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The commodity V-boom




The ongoing boom in commodity prices is just too big to ignore, especially when virtually all commodity prices are rising, and rising strongly, as this chart shows. This is big news, and it doesn't get enough attention.

Commodity markets are at the real-time intersection of global supply and demand, which in turn are influenced by the decisions of billions of consumers, millions of producers, millions of manufacturers, millions of speculators, and millions of hedgers. And their decisions, in turn, are influenced by the monetary policies of the world's central banks, the fiscal policies of the world's governments, and the behavior of the world's currencies.

Commodity markets are beyond the control of governments and bureaucrats. Commodity prices aren't subject to measuring delays, seasonal adjustments, or revisions. Nobody can corner the global market for commodity prices.

Commodity prices are the closest you can get to the vital pulse of the global economy. And the pulse is strong, very strong.

What exactly are the commodity markets telling us? For one, demand for commodities is outstripping supply. Global demand has bounced back strongly after almost shutting down in late 2008. That shutdown led to unwanted inventory accumulation among commodity producers, who then took steps to cut back on production, shutter mines, and cap wells. Now the producers are scrambling to get back on line, and having trouble keeping up.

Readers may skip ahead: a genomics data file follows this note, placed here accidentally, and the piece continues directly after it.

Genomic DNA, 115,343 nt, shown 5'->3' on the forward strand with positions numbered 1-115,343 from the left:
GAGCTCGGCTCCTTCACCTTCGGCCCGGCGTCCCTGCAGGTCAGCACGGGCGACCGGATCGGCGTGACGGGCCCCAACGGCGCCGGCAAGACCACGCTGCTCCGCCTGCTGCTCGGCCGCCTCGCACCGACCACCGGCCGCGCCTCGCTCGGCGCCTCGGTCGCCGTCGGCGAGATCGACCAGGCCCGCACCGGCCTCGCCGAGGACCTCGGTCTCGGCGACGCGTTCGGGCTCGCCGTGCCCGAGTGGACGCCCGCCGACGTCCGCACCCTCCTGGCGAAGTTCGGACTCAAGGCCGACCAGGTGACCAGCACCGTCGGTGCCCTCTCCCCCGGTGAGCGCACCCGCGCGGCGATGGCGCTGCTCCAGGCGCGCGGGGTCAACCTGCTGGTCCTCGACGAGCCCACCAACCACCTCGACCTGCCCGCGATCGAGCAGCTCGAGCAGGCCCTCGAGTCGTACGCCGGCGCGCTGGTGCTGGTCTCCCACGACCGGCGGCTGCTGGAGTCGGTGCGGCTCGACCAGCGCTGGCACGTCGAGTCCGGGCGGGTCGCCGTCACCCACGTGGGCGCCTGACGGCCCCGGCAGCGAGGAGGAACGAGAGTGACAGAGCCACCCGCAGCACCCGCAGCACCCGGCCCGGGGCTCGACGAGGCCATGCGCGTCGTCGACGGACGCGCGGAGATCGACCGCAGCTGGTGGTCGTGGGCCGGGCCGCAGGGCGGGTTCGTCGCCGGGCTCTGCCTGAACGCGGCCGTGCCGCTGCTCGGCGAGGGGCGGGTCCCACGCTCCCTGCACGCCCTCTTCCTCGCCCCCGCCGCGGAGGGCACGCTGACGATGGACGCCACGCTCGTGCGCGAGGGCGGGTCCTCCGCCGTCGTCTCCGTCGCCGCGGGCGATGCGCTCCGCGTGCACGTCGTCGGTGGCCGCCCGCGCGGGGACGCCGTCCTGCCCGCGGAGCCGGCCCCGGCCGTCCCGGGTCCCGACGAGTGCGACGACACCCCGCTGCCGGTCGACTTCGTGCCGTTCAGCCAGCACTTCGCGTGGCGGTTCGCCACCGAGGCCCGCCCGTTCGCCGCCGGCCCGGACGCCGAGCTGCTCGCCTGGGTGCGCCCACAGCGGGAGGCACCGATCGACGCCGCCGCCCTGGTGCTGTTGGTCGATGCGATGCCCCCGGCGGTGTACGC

Two, it's likely the strength in demand is being augmented to some extent (how much is anyone's guess) by easy money. Every one of the worlds' central banks is pursuing an accommodative monetary policy. (Some, notably the Reserve Bank of Australia, are worried that interest rates may be too low, but no central bank has yet adopted a policy calling for monetary restraint.) Easy money has a way of causing unease among the investing public which can manifest itself in an increased demand for tangible assets (real estate, buildings, and commodities, which are the building blocks of all the world's things) and a reduced demand for money.

This chart should be prominently displayed at every meeting of every board of governors of every central bank. Its message is clear: the time for easy money is past; it's past time to start raising interest rates. The global economy is unquestionably growing, and there's a danger that demand could be driven to excess by too much money. At the very least, there is not a scintilla of evidence in this chart of the economic fragility that would be the only justification for an extended period of exceptionally low interest rates.

And to reinforce this message, I would add this chart of the price of gold. I would love to hear a central banker try to dismiss the inflation implications of this chart for monetary policy. 

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